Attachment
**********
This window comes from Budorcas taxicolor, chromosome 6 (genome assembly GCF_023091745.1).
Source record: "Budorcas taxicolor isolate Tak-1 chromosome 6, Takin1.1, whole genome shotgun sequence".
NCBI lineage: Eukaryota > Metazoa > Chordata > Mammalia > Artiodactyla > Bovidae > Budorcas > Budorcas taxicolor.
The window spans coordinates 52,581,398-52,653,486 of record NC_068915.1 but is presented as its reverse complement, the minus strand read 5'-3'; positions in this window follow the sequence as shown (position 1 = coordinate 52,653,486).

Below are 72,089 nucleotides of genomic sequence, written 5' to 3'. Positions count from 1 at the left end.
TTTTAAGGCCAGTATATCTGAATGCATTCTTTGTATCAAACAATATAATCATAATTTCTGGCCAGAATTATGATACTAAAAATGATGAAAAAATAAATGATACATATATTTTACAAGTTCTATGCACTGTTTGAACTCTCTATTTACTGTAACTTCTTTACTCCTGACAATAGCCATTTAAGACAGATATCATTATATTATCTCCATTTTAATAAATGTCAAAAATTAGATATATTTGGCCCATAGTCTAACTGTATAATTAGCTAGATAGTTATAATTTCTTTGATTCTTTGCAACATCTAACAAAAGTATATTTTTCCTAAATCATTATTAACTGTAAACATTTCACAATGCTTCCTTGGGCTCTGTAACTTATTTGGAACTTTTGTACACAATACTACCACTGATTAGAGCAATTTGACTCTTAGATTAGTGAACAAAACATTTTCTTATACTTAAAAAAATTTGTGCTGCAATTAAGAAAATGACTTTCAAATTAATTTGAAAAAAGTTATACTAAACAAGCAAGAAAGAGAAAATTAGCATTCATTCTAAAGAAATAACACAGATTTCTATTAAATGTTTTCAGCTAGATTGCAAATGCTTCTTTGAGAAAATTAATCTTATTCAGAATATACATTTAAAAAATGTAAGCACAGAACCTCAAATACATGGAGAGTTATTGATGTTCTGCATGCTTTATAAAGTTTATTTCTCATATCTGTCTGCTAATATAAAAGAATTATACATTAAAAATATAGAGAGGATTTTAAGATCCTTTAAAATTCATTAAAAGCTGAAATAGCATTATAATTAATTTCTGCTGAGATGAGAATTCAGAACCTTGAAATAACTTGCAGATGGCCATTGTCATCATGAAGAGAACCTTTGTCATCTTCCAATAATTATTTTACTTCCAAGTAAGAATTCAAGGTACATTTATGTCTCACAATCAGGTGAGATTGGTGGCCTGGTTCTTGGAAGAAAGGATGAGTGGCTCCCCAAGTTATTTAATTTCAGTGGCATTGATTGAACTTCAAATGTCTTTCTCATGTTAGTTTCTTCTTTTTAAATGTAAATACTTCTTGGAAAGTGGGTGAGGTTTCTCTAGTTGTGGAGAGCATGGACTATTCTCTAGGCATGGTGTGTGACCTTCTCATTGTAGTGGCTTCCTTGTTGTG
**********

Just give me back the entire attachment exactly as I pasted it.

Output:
This window comes from Budorcas taxicolor, chromosome 6 (genome assembly GCF_023091745.1).
Source record: "Budorcas taxicolor isolate Tak-1 chromosome 6, Takin1.1, whole genome shotgun sequence".
NCBI lineage: Eukaryota > Metazoa > Chordata > Mammalia > Artiodactyla > Bovidae > Budorcas > Budorcas taxicolor.
The window spans coordinates 52,581,398-52,653,486 of record NC_068915.1 but is presented as its reverse complement, the minus strand read 5'-3'; positions in this window follow the sequence as shown (position 1 = coordinate 52,653,486).

Below are 72,089 nucleotides of genomic sequence, written 5' to 3'. Positions count from 1 at the left end.
TTTTAAGGCCAGTATATCTGAATGCATTCTTTGTATCAAACAATATAATCATAATTTCTGGCCAGAATTATGATACTAAAAATGATGAAAAAATAAATGATACATATATTTTACAAGTTCTATGCACTGTTTGAACTCTCTATTTACTGTAACTTCTTTACTCCTGACAATAGCCATTTAAGACAGATATCATTATATTATCTCCATTTTAATAAATGTCAAAAATTAGATATATTTGGCCCATAGTCTAACTGTATAATTAGCTAGATAGTTATAATTTCTTTGATTCTTTGCAACATCTAACAAAAGTATATTTTTCCTAAATCATTATTAACTGTAAACATTTCACAATGCTTCCTTGGGCTCTGTAACTTATTTGGAACTTTTGTACACAATACTACCACTGATTAGAGCAATTTGACTCTTAGATTAGTGAACAAAACATTTTCTTATACTTAAAAAAATTTGTGCTGCAATTAAGAAAATGACTTTCAAATTAATTTGAAAAAAGTTATACTAAACAAGCAAGAAAGAGAAAATTAGCATTCATTCTAAAGAAATAACACAGATTTCTATTAAATGTTTTCAGCTAGATTGCAAATGCTTCTTTGAGAAAATTAATCTTATTCAGAATATACATTTAAAAAATGTAAGCACAGAACCTCAAATACATGGAGAGTTATTGATGTTCTGCATGCTTTATAAAGTTTATTTCTCATATCTGTCTGCTAATATAAAAGAATTATACATTAAAAATATAGAGAGGATTTTAAGATCCTTTAAAATTCATTAAAAGCTGAAATAGCATTATAATTAATTTCTGCTGAGATGAGAATTCAGAACCTTGAAATAACTTGCAGATGGCCATTGTCATCATGAAGAGAACCTTTGTCATCTTCCAATAATTATTTTACTTCCAAGTAAGAATTCAAGGTACATTTATGTCTCACAATCAGGTGAGATTGGTGGCCTGGTTCTTGGAAGAAAGGATGAGTGGCTCCCCAAGTTATTTAATTTCAGTGGCATTGATTGAACTTCAAATGTCTTTCTCATGTTAGTTTCTTCTTTTTAAATGTAAATACTTCTTGGAAAGTGGGTGAGGTTTCTCTAGTTGTGGAGAGCATGGACTATTCTCTAGGCATGGTGTGTGACCTTCTCATTGTAGTGGCTTCCTTGTTGTG